The big monster movie of the summer was supposed to be Godzilla: King of the Monsters, the latest entry in Legendary Entertainment and Warner Bros.’ MonsterVerse. However, the sequel to 2014’s Godzilla stumbled during one of the more underwhelming summer blockbuster seasons in recent memory.
Instead, the summer’s best monster movie was a relatively modest affair. Crawl was shot on a budget of $13.5 million, with Belgrade, Serbia standing in for Florida. But the film has an impressive pedigree, produced by The Evil Dead and Drag Me to Hell director Sam Raimi and directed by Alexandre Aja of The Hills Have Eyes and Horns.
Crawl knows exactly what it is doing. It is an impressively lean production, especially in the era of narrative bloat and forced scale. Michael and Shawn Rasmussen’s script is a work of pure efficiency, cramming all of its thrills and spills into a tight 87 minutes.
The premise is simple. Set in Florida during a hurricane, it follows competitive swimmer Haley Keller (Kaya Scodelario) as she tries to save her father from an alligator that has sneaked into his flooding crawl space. The opening scene introduces Haley by showing off the swimming skill that will inevitably come in handy when the young woman finds herself fighting for her life against giant carnivorous reptiles. It’s not especially elegant or artful, but that simplicity is the point.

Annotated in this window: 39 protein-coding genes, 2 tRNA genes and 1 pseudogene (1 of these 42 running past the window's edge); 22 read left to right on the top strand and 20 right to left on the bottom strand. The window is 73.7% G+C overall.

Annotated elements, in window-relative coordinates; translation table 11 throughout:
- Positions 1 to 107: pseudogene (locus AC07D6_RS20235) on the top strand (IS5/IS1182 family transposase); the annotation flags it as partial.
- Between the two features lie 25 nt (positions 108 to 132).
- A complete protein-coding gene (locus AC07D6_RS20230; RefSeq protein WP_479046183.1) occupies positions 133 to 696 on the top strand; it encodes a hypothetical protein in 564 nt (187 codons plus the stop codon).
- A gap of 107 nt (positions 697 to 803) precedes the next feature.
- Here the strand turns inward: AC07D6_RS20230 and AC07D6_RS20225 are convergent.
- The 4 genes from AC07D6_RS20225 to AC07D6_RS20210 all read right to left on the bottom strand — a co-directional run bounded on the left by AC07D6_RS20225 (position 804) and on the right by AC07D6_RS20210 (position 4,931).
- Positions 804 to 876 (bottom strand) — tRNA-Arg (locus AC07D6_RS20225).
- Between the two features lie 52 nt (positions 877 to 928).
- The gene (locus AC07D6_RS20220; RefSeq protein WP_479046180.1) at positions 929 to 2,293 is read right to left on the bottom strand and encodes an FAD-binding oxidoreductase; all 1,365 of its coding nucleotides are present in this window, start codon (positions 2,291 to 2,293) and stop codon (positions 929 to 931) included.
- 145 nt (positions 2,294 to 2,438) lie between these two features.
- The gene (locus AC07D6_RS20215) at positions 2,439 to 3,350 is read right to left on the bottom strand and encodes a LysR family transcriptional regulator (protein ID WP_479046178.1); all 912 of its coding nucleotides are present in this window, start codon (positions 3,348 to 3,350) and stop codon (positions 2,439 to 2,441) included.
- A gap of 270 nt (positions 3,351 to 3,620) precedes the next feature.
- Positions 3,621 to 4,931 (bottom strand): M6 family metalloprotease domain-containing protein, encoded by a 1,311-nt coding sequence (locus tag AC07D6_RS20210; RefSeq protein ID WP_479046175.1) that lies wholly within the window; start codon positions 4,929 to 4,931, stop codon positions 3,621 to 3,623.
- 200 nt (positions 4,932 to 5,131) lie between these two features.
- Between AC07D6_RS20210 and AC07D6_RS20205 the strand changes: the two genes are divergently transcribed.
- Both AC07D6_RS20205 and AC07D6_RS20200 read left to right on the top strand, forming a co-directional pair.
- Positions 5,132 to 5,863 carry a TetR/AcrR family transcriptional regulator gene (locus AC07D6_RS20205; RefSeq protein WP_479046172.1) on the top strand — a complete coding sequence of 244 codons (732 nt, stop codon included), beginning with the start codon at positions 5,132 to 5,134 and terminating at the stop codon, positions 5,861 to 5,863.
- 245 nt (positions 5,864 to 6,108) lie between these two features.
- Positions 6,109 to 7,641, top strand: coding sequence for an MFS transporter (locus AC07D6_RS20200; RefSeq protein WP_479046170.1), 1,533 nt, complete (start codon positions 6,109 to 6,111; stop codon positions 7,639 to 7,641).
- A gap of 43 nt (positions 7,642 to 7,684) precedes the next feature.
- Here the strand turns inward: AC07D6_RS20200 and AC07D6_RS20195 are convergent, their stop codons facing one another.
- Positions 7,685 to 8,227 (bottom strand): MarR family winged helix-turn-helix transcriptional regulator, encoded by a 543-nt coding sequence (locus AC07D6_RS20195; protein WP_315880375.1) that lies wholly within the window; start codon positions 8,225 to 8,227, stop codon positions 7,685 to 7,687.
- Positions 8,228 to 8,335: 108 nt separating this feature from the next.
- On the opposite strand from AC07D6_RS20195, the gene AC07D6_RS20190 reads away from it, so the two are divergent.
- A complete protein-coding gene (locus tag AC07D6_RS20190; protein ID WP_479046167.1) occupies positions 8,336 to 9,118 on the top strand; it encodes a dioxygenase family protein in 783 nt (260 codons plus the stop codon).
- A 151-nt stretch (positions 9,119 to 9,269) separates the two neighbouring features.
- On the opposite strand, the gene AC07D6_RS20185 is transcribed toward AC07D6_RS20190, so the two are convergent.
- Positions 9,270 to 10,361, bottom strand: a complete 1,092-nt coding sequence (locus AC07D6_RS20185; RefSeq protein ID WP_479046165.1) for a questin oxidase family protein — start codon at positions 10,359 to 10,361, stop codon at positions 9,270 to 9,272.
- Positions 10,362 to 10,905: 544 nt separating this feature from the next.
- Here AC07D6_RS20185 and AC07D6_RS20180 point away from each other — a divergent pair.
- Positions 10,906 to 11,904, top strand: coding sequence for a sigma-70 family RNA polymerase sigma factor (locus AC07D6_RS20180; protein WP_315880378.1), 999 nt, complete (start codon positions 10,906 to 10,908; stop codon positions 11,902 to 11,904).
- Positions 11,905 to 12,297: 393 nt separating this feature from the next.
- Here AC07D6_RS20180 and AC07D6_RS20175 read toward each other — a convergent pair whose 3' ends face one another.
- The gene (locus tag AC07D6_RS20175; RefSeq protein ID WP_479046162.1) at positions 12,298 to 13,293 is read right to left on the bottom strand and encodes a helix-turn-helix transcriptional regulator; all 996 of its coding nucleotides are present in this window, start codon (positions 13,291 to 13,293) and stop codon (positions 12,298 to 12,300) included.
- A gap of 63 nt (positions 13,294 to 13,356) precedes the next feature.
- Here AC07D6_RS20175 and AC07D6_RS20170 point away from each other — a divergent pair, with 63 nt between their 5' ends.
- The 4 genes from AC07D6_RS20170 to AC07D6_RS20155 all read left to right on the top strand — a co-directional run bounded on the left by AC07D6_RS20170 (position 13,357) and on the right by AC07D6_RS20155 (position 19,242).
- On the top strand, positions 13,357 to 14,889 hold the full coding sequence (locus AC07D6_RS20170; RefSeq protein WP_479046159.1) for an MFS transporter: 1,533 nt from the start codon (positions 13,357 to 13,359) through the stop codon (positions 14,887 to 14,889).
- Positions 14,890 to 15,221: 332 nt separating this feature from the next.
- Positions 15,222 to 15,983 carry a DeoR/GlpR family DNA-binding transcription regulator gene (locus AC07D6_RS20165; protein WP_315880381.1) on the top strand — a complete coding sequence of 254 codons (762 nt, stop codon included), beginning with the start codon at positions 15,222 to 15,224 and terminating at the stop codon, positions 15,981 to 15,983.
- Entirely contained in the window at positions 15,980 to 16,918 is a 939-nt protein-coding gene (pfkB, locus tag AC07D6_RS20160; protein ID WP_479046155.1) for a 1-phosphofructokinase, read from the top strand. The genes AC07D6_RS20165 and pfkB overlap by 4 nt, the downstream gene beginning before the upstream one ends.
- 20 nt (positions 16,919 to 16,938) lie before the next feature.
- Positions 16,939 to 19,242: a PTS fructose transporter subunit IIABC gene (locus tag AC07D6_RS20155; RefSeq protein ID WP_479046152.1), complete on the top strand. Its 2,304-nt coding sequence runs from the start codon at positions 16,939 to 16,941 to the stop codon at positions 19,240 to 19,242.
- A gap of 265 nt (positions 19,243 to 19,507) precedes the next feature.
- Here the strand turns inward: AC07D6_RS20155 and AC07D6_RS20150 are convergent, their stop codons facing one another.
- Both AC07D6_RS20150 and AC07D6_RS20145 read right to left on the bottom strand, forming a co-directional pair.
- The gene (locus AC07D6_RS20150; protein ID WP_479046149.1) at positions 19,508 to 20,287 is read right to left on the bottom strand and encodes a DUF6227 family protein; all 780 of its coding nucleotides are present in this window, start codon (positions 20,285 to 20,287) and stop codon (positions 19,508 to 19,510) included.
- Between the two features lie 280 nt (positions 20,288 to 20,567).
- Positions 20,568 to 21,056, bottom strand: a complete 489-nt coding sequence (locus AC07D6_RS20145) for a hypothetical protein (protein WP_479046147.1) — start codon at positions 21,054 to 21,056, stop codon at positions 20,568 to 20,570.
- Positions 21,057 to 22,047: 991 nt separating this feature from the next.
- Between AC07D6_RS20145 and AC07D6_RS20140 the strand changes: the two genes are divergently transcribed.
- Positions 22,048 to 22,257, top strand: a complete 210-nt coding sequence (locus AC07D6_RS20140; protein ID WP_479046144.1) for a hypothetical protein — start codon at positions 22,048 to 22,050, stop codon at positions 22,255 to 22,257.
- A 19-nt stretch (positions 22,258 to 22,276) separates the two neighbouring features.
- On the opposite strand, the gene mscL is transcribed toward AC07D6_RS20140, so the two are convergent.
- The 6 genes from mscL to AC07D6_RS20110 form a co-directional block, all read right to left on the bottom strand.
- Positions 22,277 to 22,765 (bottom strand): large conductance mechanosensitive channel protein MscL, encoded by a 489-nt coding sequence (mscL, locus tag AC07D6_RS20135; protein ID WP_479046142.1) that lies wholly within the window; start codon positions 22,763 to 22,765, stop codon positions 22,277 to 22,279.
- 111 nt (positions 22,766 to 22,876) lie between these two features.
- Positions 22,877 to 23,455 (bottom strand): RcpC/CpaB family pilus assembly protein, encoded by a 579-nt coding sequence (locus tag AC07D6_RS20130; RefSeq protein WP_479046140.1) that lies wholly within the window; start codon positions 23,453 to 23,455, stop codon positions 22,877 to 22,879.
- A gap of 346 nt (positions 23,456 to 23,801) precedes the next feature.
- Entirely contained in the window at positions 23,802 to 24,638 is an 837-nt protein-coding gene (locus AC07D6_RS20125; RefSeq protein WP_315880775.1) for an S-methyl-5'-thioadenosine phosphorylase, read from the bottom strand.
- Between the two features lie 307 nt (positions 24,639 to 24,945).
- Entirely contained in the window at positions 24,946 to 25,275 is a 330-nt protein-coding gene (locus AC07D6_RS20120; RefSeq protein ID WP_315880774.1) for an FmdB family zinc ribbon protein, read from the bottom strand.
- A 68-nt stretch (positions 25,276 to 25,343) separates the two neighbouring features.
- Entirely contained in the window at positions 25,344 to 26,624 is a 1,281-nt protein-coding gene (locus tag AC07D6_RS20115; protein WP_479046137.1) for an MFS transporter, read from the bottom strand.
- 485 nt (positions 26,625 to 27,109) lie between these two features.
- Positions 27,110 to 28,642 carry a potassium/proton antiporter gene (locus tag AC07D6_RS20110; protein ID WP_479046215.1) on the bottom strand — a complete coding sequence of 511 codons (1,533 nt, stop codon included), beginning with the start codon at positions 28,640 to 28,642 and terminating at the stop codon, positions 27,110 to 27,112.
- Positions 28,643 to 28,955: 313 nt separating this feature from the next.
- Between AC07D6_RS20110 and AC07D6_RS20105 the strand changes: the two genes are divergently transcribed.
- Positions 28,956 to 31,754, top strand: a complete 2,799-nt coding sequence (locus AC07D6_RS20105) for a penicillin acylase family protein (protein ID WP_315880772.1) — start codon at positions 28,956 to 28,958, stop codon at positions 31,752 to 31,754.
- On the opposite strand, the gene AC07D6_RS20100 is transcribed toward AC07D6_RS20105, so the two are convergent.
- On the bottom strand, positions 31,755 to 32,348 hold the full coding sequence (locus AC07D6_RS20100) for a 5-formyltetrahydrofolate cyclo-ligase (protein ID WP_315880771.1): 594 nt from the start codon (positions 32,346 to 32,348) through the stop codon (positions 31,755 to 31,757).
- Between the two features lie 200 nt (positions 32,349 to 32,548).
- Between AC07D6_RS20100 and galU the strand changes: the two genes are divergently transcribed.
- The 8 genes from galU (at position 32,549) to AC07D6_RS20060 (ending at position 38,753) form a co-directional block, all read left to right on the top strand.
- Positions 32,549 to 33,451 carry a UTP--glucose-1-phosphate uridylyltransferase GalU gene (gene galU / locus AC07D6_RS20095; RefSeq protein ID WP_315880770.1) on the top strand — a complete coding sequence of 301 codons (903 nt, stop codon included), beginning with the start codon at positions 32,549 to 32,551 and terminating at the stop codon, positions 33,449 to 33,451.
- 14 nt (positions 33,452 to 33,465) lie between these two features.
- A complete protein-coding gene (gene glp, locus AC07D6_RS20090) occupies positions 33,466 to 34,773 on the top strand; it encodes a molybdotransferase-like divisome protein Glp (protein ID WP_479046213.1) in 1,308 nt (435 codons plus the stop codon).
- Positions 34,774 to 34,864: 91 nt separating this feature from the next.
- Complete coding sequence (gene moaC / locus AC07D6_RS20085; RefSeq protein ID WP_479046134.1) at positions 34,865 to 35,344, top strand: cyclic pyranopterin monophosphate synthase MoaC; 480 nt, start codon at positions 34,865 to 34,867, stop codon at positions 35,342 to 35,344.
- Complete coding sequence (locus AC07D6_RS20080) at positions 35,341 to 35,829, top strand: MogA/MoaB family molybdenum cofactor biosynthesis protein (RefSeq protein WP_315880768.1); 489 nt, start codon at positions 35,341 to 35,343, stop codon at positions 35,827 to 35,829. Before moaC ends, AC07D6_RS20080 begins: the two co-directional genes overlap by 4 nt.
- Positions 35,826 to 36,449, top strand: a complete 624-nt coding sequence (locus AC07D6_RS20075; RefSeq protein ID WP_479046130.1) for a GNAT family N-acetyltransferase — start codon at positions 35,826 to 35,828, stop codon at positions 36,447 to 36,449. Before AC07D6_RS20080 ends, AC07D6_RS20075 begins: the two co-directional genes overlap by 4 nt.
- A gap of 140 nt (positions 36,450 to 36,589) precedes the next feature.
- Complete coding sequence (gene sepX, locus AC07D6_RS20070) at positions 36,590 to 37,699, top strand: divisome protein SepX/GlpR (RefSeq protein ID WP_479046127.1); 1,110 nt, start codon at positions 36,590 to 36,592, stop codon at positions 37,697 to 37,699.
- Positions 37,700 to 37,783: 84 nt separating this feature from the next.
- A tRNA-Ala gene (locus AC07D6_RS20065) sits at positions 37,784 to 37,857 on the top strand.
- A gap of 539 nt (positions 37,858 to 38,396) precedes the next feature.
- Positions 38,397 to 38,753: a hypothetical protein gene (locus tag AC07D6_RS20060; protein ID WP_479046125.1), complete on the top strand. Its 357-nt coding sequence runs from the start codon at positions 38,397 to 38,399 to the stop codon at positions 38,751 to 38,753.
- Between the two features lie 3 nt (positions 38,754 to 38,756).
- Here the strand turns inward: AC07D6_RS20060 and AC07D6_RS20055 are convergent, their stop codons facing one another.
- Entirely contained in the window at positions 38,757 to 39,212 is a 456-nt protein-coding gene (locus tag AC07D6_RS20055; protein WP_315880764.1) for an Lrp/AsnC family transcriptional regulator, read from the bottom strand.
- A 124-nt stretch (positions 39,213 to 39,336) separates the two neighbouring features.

Crawl is never weighed down by thematic or metaphorical concerns. The movie is not an allegory or commentary. It never aspires to be elevated horror or to offer any profound statement. Like competitive swimmers and its crocodilian killing machines, Crawl is designed to move cleanly from one beat to another.
As the water rises, Keller and her father Dave (Barry Pepper) must think quickly to outwit the predators stalking them through the crawl space. The stakes are intimate, but compelling. Most of the movie is spent trying to get out of that crawl space, with life or death often coming down to seemingly mundane things like the placement of a table in the house above. This gives the movie a compelling and tangible quality, an immediacy that anchors the drama.
Aja keeps the action claustrophobic, focusing on his two leads even as fresh meat occasionally wanders into the narrative by way of opportunistic looters or local search and rescue. Crawl leans a little too heavily on computer-generated special effects at points, but Aja keeps it grounded in the physical location enough to build palpable suspense and land a few good jump scares.
It would be absurd to compare Crawl to Jaws, which remains the gold standard of aquatic monster movies. But the film does recall the pulpy thrills of 2016’s shark attack movie The Shallows, a similar back-to-basics survival horror flick built around a small cast and visceral menace. Crawl is one alligator very worth seeing later.
Crawl is currently available to stream online via services like iTunes or Vudu. It will be released on physical media on Oct. 15.